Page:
• Warning: Spoilers
    Don't be misled by Scotland Yard in the title of this movie, the only mystery here is how this film could ever be made. It starts out reasonably well, with the surreptitious passing of a coin from one shady character to another with instructions about a secret meeting. Apparently, a gang led by The Scorpion is after a death ray device unveiled by inventor Jerry Sheehan (Ralph Byrd) and his fiancée Hope Mason (Joan Barclay). The death ray knocks out an abandoned ship at sea at a range of 190 miles, and it's awesome power is seen as a deterrent to war for the civilized nations of the world.

    With that interesting premise, the movie quickly spirals out of control and into a never never land highlighted by a lot of activity with no purpose. Good guys and bad guys spend a lot of time slinking down alley ways, up and down stairs, back and forth through underground passages and in and out of a French cabaret. Heroes and villains are often disclosed no more than ten feet away from each other, each oblivious as to the presence of their foes. The only redeeming feature worth noting in this entire debacle is the actual demonstration of the death ray gizmo in an inspired moment of 1930's technical wizardry; you can turn off the film right there.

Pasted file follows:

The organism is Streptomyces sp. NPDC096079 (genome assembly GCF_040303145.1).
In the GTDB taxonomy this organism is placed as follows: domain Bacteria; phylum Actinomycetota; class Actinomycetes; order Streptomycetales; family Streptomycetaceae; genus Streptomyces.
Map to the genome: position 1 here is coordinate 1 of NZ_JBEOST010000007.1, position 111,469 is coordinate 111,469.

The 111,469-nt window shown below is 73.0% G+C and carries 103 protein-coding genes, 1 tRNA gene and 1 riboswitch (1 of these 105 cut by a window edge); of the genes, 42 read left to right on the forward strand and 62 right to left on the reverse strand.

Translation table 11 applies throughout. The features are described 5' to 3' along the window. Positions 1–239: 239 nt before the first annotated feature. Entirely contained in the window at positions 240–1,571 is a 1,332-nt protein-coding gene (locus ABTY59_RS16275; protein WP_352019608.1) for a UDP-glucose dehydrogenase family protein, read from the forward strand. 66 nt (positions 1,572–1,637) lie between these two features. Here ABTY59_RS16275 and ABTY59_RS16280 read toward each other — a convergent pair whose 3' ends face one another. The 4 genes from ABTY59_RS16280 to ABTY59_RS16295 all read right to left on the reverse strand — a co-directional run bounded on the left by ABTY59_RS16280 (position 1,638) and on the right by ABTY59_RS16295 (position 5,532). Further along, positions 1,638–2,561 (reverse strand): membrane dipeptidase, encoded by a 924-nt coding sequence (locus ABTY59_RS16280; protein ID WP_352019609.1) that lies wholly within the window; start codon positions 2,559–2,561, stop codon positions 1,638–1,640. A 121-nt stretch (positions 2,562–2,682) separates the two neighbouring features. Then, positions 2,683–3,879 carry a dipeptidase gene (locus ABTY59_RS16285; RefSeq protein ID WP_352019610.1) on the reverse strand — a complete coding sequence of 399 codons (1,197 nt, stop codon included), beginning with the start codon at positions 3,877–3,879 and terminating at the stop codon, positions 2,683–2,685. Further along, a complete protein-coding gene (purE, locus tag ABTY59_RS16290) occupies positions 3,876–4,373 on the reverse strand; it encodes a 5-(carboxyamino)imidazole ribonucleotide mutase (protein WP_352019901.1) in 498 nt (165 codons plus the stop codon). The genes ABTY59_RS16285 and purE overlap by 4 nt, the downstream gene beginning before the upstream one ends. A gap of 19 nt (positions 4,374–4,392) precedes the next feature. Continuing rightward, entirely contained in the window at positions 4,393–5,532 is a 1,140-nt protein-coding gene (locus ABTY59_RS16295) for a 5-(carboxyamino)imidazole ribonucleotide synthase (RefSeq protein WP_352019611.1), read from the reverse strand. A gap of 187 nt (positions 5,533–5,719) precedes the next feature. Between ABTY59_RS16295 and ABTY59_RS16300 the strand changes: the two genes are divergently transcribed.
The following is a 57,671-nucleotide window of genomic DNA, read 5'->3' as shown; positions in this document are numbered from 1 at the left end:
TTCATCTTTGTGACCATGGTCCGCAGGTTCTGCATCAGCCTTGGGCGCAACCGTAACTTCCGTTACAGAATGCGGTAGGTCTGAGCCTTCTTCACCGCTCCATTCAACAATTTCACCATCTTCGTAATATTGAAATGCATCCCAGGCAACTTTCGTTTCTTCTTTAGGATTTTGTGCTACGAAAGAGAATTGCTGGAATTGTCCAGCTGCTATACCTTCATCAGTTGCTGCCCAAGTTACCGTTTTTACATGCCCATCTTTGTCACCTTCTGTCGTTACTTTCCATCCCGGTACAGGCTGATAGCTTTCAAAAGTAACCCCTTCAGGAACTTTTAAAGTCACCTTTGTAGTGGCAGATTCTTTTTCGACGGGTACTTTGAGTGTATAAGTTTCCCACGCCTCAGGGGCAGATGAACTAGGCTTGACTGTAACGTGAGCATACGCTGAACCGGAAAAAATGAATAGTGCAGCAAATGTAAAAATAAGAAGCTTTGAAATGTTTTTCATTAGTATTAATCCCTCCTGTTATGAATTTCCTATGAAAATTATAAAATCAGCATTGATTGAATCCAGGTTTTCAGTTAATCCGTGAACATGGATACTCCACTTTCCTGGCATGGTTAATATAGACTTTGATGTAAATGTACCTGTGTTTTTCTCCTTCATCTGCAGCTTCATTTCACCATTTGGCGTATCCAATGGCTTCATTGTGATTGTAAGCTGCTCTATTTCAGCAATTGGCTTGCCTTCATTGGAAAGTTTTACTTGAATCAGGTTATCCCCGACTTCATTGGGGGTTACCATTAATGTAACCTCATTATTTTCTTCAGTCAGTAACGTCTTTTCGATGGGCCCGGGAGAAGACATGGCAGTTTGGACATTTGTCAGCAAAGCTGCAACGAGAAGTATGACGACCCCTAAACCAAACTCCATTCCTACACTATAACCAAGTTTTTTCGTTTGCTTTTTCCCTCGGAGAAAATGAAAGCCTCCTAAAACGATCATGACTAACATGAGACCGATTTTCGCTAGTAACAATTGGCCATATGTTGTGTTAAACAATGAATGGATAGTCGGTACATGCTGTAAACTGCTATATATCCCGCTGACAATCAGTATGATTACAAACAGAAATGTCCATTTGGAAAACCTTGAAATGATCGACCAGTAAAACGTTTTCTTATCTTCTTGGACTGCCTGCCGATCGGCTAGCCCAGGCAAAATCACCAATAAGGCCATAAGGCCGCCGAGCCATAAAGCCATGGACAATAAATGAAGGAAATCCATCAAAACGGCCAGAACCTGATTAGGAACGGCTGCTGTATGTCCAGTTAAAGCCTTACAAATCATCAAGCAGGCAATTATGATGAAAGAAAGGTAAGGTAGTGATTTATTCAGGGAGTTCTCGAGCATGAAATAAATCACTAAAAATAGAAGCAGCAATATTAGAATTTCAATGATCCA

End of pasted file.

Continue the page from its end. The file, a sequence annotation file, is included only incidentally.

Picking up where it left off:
And what's with the goofy Black Scorpion? This notorious villain slinks around entirely hunched over in a comical crouching position, with a lobster claw hand across his masked face. A feared denizen of the London underworld he is not, I'm at a loss as to how he put together a band of criminals.

    So what does the title have to do with the picture? Sir James Blake (Herbert Rawlinson) is a retired detective of Scotland Yard, and Uncle Jimmy to Hope Mason and her young brother Bobby. Odd that his character's name is in the title, while Byrd's performance receives top billing. The most intriguing thing about the movie for me was seeing a very young Dickie Jones in the role of Bobby Mason. He would grow up to be the Range Rider's sidekick in the early 1950's TV Western; for my money the best stunt rider ever.

    "Blake of Scotland Yard" receives at least one distinction from me, it's now in my Bottom Ten films of all time. Those who may be tempted to give it a try, I'll quote a character from the film - "I advise you not to follow".